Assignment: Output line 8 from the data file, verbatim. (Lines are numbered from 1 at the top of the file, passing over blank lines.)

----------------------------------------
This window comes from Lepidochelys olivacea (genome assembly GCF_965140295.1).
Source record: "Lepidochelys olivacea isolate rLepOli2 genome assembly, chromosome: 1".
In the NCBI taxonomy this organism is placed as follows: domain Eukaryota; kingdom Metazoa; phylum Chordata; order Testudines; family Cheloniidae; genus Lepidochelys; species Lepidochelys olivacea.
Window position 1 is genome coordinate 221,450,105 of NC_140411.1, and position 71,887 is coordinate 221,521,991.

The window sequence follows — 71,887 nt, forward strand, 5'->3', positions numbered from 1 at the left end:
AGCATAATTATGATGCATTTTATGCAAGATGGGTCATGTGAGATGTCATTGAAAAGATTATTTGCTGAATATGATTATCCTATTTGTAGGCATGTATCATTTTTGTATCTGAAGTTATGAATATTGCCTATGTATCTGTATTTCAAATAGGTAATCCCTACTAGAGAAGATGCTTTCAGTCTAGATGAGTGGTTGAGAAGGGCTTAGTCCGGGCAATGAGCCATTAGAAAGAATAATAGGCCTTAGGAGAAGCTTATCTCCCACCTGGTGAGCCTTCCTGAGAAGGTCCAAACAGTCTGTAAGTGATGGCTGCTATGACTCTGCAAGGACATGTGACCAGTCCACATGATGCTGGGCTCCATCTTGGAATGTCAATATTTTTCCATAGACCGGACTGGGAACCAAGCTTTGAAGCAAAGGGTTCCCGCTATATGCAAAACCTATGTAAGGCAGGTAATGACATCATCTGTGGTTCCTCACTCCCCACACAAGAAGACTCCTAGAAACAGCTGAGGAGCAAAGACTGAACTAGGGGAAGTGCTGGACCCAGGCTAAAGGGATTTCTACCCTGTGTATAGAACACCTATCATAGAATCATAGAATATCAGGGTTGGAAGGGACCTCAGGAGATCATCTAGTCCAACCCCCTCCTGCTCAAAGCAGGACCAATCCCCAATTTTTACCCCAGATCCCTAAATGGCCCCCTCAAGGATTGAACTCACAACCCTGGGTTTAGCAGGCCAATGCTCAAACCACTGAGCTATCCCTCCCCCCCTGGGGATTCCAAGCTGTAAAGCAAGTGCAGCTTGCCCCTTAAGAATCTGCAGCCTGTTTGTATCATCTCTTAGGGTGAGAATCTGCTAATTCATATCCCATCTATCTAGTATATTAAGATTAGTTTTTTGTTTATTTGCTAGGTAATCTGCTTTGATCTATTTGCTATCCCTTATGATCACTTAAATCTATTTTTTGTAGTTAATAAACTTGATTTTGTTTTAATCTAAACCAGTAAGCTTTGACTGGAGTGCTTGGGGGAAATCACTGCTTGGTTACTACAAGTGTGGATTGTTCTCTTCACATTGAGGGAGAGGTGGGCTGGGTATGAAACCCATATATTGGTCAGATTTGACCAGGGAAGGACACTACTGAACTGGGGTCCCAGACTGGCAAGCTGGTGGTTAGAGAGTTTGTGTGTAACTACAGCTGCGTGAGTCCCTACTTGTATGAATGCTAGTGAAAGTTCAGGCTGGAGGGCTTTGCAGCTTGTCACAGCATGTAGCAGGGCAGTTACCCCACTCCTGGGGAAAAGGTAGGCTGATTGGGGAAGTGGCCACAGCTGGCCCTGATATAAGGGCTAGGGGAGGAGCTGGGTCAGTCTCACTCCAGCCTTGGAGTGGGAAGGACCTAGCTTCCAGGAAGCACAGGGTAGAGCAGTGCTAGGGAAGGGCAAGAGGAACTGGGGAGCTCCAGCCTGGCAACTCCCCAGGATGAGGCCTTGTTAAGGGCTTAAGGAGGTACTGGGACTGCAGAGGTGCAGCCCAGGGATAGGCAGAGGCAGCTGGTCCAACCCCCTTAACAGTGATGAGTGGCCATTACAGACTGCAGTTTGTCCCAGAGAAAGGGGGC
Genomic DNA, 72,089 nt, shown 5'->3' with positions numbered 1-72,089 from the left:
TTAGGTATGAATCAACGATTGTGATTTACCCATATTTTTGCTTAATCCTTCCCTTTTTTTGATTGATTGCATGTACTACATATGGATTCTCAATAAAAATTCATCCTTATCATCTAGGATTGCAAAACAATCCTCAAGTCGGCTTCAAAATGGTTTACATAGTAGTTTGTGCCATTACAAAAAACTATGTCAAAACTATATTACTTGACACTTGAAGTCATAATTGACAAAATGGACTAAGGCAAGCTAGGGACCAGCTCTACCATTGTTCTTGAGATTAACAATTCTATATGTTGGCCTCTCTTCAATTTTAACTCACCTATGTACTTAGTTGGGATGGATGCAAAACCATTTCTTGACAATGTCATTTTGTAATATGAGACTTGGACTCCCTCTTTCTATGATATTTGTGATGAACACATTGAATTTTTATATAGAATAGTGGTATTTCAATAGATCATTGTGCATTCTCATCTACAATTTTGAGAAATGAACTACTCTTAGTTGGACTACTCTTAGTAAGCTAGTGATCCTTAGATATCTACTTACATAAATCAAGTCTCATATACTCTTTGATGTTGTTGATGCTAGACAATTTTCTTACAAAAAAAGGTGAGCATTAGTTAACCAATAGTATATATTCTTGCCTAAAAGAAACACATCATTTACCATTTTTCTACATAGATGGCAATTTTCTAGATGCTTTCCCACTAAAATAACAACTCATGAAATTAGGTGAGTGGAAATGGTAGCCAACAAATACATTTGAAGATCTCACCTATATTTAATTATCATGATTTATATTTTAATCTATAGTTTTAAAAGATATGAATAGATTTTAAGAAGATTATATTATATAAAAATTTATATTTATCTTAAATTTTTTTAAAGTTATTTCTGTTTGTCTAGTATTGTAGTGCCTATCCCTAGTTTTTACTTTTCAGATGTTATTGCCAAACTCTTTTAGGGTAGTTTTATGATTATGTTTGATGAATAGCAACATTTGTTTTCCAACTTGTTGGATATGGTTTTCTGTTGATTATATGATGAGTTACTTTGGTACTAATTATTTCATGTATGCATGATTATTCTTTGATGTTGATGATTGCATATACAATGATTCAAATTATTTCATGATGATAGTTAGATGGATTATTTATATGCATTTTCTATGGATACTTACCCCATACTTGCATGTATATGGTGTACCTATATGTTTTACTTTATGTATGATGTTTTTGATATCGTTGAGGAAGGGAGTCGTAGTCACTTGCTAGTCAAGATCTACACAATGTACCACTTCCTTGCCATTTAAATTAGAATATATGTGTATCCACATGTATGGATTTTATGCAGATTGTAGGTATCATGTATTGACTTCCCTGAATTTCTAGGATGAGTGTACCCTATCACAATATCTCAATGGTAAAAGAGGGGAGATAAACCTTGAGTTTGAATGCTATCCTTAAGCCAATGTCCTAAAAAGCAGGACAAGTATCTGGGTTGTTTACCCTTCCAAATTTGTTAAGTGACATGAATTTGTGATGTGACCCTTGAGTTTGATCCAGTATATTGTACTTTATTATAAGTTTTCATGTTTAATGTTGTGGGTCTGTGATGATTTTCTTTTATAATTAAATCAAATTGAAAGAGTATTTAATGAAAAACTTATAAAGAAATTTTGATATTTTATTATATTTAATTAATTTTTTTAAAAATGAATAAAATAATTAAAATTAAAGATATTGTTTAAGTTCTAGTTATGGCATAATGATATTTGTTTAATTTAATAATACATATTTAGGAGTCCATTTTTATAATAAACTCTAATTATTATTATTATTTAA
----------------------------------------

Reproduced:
TTAGGTATGAATCAACGATTGTGATTTACCCATATTTTTGCTTAATCCTTCCCTTTTTTTGATTGATTGCATGTACTACATATGGATTCTCAATAAAAATTCATCCTTATCATCTAGGATTGCAAAACAATCCTCAAGTCGGCTTCAAAATGGTTTACATAGTAGTTTGTGCCATTACAAAAAACTATGTCAAAACTATATTACTTGACACTTGAAGTCATAATTGACAAAATGGACTAAGGCAAGCTAGGGACCAGCTCTACCATTGTTCTTGAGATTAACAATTCTATATGTTGGCCTCTCTTCAATTTTAACTCACCTATGTACTTAGTTGGGATGGATGCAAAACCATTTCTTGACAATGTCATTTTGTAATATGAGACTTGGACTCCCTCTTTCTATGATATTTGTGATGAACACATTGAATTTTTATATAGAATAGTGGTATTTCAATAGATCATTGTGCATTCTCATCTACAATTTTGAGAAATGAACTACTCTTAGTTGGACTACTCTTAGTAAGCTAGTGATCCTTAGATATCTACTTACATAAATCAAGTCTCATATACTCTTTGATGTTGTTGATGCTAGACAATTTTCTTACAAAAAAAGGTGAGCATTAGTTAACCAATAGTATATATTCTTGCCTAAAAGAAACACATCATTTACCATTTTTCTACATAGATGGCAATTTTCTAGATGCTTTCCCACTAAAATAACAACTCATGAAATTAGGTGAGTGGAAATGGTAGCCAACAAATACATTTGAAGATCTCACCTATATTTAATTATCATGATTTATATTTTAATCTATAGTTTTAAAAGATATGAATAGATTTTAAGAAGATTATATTATATAAAAATTTATATTTATCTTAAATTTTTTTAAAGTTATTTCTGTTTGTCTAGTATTGTAGTGCCTATCCCTAGTTTTTACTTTTCAGATGTTATTGCCAAACTCTTTTAGGGTAGTTTTATGATTATGTTTGATGAATAGCAACATTTGTTTTCCAACTTGTTGGATATGGTTTTCTGTTGATTATATGATGAGTTACTTTGGTACTAATTATTTCATGTATGCATGATTATTCTTTGATGTTGATGATTGCATATACAATGATTCAAATTATTTCATGATGATAGTTAGATGGATTATTTATATGCATTTTCTATGGATACTTACCCCATACTTGCATGTATATGGTGTACCTATATGTTTTACTTTATGTATGATGTTTTTGATATCGTTGAGGAAGGGAGTCGTAGTCACTTGCTAGTCAAGATCTACACAATGTACCACTTCCTTGCCATTTAAATTAGAATATATGTGTATCCACATGTATGGATTTTATGCAGATTGTAGGTATCATGTATTGACTTCCCTGAATTTCTAGGATGAGTGTACCCTATCACAATATCTCAATGGTAAAAGAGGGGAGATAAACCTTGAGTTTGAATGCTATCCTTAAGCCAATGTCCTAAAAAGCAGGACAAGTATCTGGGTTGTTTACCCTTCCAAATTTGTTAAGTGACATGAATTTGTGATGTGACCCTTGAGTTTGATCCAGTATATTGTACTTTATTATAAGTTTTCATGTTTAATGTTGTGGGTCTGTGATGATTTTCTTTTATAATTAAATCAAATTGAAAGAGTATTTAATGAAAAACTTATAAAGAAATTTTGATATTTTATTATATTTAATTAATTTTTTTAAAAATGAATAAAATAATTAAAATTAAAGATATTGTTTAAGTTCTAGTTATGGCATAATGATATTTGTTTAATTTAATAATACATATTTAGGAGTCCATTTTTATAATAAACTCTAATTATTATTATTATTTAA